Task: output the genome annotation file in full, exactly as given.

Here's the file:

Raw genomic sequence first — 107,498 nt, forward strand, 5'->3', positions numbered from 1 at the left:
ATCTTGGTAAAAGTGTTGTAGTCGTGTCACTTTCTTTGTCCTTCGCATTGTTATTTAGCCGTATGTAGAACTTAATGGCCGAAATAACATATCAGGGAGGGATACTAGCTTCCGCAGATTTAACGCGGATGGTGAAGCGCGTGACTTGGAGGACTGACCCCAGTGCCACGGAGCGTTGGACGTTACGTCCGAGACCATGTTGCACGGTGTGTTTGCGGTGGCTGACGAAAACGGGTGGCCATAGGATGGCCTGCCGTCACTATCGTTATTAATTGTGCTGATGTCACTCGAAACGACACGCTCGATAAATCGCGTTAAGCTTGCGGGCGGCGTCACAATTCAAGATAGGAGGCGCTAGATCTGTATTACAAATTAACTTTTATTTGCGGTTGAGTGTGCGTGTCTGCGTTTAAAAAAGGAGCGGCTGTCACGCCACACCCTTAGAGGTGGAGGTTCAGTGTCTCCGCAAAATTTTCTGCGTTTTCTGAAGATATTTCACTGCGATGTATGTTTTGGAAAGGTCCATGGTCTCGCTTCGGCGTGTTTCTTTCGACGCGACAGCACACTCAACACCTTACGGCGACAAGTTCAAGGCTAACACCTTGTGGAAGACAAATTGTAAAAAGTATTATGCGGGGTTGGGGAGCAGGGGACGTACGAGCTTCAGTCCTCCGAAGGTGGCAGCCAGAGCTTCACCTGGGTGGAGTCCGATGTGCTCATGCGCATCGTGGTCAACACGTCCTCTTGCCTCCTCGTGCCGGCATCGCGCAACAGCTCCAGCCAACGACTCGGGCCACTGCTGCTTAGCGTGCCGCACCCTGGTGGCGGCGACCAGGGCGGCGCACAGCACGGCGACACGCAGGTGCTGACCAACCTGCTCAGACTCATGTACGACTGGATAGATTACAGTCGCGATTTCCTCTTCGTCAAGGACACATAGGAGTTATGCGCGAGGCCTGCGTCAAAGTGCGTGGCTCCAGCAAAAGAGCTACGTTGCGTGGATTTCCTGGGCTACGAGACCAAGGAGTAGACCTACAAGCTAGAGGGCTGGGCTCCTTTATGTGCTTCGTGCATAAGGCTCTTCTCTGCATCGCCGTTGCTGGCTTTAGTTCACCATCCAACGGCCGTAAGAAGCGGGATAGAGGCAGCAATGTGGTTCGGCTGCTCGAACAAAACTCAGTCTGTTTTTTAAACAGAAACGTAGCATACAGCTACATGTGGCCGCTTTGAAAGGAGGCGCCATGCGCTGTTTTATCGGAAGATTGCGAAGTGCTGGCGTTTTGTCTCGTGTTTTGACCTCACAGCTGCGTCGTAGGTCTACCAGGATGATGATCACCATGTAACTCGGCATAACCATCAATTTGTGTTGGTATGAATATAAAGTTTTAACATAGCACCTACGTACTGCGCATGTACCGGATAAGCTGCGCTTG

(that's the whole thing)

Raw genomic sequence first — 107,498 nt, forward strand, 5'->3', positions numbered from 1 at the left:
ATCTTGGTAAAAGTGTTGTAGTCGTGTCACTTTCTTTGTCCTTCGCATTGTTATTTAGCCGTATGTAGAACTTAATGGCCGAAATAACATATCAGGGAGGGATACTAGCTTCCGCAGATTTAACGCGGATGGTGAAGCGCGTGACTTGGAGGACTGACCCCAGTGCCACGGAGCGTTGGACGTTACGTCCGAGACCATGTTGCACGGTGTGTTTGCGGTGGCTGACGAAAACGGGTGGCCATAGGATGGCCTGCCGTCACTATCGTTATTAATTGTGCTGATGTCACTCGAAACGACACGCTCGATAAATCGCGTTAAGCTTGCGGGCGGCGTCACAATTCAAGATAGGAGGCGCTAGATCTGTATTACAAATTAACTTTTATTTGCGGTTGAGTGTGCGTGTCTGCGTTTAAAAAAGGAGCGGCTGTCACGCCACACCCTTAGAGGTGGAGGTTCAGTGTCTCCGCAAAATTTTCTGCGTTTTCTGAAGATATTTCACTGCGATGTATGTTTTGGAAAGGTCCATGGTCTCGCTTCGGCGTGTTTCTTTCGACGCGACAGCACACTCAACACCTTACGGCGACAAGTTCAAGGCTAACACCTTGTGGAAGACAAATTGTAAAAAGTATTATGCGGGGTTGGGGAGCAGGGGACGTACGAGCTTCAGTCCTCCGAAGGTGGCAGCCAGAGCTTCACCTGGGTGGAGTCCGATGTGCTCATGCGCATCGTGGTCAACACGTCCTCTTGCCTCCTCGTGCCGGCATCGCGCAACAGCTCCAGCCAACGACTCGGGCCACTGCTGCTTAGCGTGCCGCACCCTGGTGGCGGCGACCAGGGCGGCGCACAGCACGGCGACACGCAGGTGCTGACCAACCTGCTCAGACTCATGTACGACTGGATAGATTACAGTCGCGATTTCCTCTTCGTCAAGGACACATAGGAGTTATGCGCGAGGCCTGCGTCAAAGTGCGTGGCTCCAGCAAAAGAGCTACGTTGCGTGGATTTCCTGGGCTACGAGACCAAGGAGTAGACCTACAAGCTAGAGGGCTGGGCTCCTTTATGTGCTTCGTGCATAAGGCTCTTCTCTGCATCGCCGTTGCTGGCTTTAGTTCACCATCCAACGGCCGTAAGAAGCGGGATAGAGGCAGCAATGTGGTTCGGCTGCTCGAACAAAACTCAGTCTGTTTTTTAAACAGAAACGTAGCATACAGCTACATGTGGCCGCTTTGAAAGGAGGCGCCATGCGCTGTTTTATCGGAAGATTGCGAAGTGCTGGCGTTTTGTCTCGTGTTTTGACCTCACAGCTGCGTCGTAGGTCTACCAGGATGATGATCACCATGTAACTCGGCATAACCATCAATTTGTGTTGGTATGAATATAAAGTTTTAACATAGCACCTACGTACTGCGCATGTACCGGATAAGCTGCGCTTG